It included an extended slump and a lousy second half in which his OPS was lower than .700, so you could say it was a time to learn: after all, he was a rookie.
In the end, his .289 OPS indicates he still has a lot of work to discern balls from strikes, but there were lots of positive signs.
He was a star with a glove on his hand, hit 22 home runs, and stole 11 bases.
That defensive performance earned him the Gold Glove award over several top fielders, including the man he was replacing in Houston: Carlos Correa.
By the time the postseason started, it was evident that Pena hit another gear and got hot at the right time.
An Incredible Postseason Run For The Rookie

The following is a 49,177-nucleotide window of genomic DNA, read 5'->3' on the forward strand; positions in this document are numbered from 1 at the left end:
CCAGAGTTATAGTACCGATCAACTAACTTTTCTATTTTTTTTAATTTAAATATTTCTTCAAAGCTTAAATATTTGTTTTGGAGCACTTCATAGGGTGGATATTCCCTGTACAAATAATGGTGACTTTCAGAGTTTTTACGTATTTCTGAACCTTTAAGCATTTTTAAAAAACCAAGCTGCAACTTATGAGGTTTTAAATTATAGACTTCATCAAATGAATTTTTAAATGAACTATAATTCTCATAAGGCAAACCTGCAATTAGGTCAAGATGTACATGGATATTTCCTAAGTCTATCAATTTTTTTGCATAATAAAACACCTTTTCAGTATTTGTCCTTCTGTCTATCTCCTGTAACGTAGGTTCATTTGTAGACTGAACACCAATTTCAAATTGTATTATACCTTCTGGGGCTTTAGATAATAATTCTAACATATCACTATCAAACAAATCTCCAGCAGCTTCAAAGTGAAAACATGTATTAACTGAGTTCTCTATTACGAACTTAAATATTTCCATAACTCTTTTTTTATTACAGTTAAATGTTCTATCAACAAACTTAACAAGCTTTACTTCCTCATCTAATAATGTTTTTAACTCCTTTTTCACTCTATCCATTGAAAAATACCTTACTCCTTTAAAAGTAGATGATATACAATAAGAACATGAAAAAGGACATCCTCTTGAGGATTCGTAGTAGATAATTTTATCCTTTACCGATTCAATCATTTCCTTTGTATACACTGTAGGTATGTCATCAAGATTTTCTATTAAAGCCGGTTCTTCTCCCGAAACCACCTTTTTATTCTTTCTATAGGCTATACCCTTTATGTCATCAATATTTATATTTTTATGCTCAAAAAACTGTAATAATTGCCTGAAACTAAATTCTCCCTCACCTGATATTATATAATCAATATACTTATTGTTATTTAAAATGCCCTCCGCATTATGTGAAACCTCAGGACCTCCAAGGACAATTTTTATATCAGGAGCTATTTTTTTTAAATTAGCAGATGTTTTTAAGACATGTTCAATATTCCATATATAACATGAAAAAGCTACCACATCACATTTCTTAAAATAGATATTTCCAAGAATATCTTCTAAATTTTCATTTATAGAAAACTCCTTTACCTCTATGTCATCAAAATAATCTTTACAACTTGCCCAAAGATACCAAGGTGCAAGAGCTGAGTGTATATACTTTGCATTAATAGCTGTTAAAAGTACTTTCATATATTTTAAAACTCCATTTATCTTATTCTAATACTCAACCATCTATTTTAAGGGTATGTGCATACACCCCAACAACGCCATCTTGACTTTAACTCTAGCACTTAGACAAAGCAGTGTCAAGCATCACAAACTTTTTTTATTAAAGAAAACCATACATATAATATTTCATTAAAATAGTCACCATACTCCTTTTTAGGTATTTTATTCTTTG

He was already helping in the Division Series against the Seattle Mariners, but he took over his team’s offense (and defense) and was named the MVP of both the American League Championship Series against the New York Yankees and the World Series vs. the Philadelphia Phillies.
“Still can’t get over @Jpena221‘s ALCS and WS run: 16-42 AB, .381 AVG, 7 XBH, 7 RBI, 1.086 OPS. A legendary Postseason for the @astros ROOKIE,” MLB Network tweeted.
Still can't get over @Jpena221's ALCS and WS run 🤯
— MLB Network (@MLBNetwork) November 8, 2022
That was just in the ALCS and the Fall Classic, and does not include some really impressive defensive plays that in some cases saved runs from being scored by the opposition.
It’s hard to digest the fact that he did all that in his first year of MLB experience.
He was a rookie, yet played with the composure and calmness of a seasoned veteran.
Houston has a good one for the foreseeable future.